Instead, most of us innocently rock through the front door after a hard-worked week and collapse on the sofa. Martin and I had grand plans of making a home-made pizza, cracking open a bottle of 2007 El Nido Clio and unwinding. (If you can get your hands on a silky bottle of Clio, don't hesitate.)
I knew we had to start the unwinding right, so I quickly produced all of the ingredients for my new favorite cocktail, The Roquette. Before you read any further and start to ask, "salad....in a cocktail??", let me stop you.
For those of you who know me, you'll know I'm partial to a little gin from time to time. Straight up Tanqueray, shaken until cold as the north pole with plenty of olives is a favorite tipple of mine. It only takes one. That said, it took me no time at all to be a Hendricks gin convert, and this cocktail has been known to tempt even those who don't like gin. I call these people crazy. Hendricks is infused with cucumber and rose petals and this is a twist on a classic cocktail, the Gimlet.
I imagine this to be a cocktail drunk by gentlemen in stripey socks, such as these below.
Unfortunately, these are my husband's socks, worn specially for his sister's recent wedding. Englishmen love outrageous socks for some reason, and although you can take the English lad out of England, you can never take away his love of stripey socks. The one thing a move to America will do to an English boy, is give him a new found appreciation for ice.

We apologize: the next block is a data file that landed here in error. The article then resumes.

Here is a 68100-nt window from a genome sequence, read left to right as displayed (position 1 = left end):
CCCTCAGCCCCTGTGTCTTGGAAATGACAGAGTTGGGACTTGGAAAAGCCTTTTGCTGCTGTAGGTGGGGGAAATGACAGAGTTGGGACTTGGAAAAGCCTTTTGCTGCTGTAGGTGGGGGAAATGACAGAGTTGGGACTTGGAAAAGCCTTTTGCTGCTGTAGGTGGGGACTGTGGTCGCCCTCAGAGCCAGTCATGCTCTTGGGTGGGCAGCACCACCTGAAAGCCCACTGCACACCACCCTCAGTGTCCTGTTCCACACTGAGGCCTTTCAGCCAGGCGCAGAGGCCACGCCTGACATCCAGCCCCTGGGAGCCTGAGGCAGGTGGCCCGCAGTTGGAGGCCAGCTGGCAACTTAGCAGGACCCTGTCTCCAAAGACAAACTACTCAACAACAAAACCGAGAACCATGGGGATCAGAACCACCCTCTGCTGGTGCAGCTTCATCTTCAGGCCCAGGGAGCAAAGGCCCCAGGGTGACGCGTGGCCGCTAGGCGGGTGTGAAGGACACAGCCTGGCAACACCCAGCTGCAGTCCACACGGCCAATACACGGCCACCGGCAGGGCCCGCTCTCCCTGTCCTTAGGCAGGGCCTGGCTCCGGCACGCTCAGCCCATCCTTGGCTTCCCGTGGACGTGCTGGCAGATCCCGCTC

No longer will one cube suffice in his whiskey and ginger cocktail. I witnessed first hand as Martin received a cocktail with one ice cube floating lonely at the top of warm whiskey and ginger ale. He simply grabbed the barman's tub of ice and began filling the glass with a disgusted look upon his face. America has spoiled him.
The salad leaf element in "The Roquette" comes from peppery arugula, also known as rocket in England and roquette in France. When combined with lime juice, Hendricks, and a little dark agave nectar for sweetness, this cocktail is the perfect prescription any American, Brit or Frenchman with "that friday feeling."
From Matthew Biancaniello at Roosevelt Library Bar in Hollywood, CA
Makes 1 cocktail
1 cup of loosely packed baby arugula (or rocket if you're in London or roquette if you're in Paris) plus a little extra for garnish
4 1/2 tsp dark agave nectar
4 1/2 tsp fresh lime juice
1/2 cup Hendricks Gin
plenty of ice
a rocks glass for serving
Muddle the arugula, agave nectar and lime juice in a cocktail shaker. Use a pestle or bash the leaves down with a wooden spoon. Add the gin and ice and shake. Pour over ice in a rocks glass ( a short tumbler) and serve with a few arugula leaves as garnish.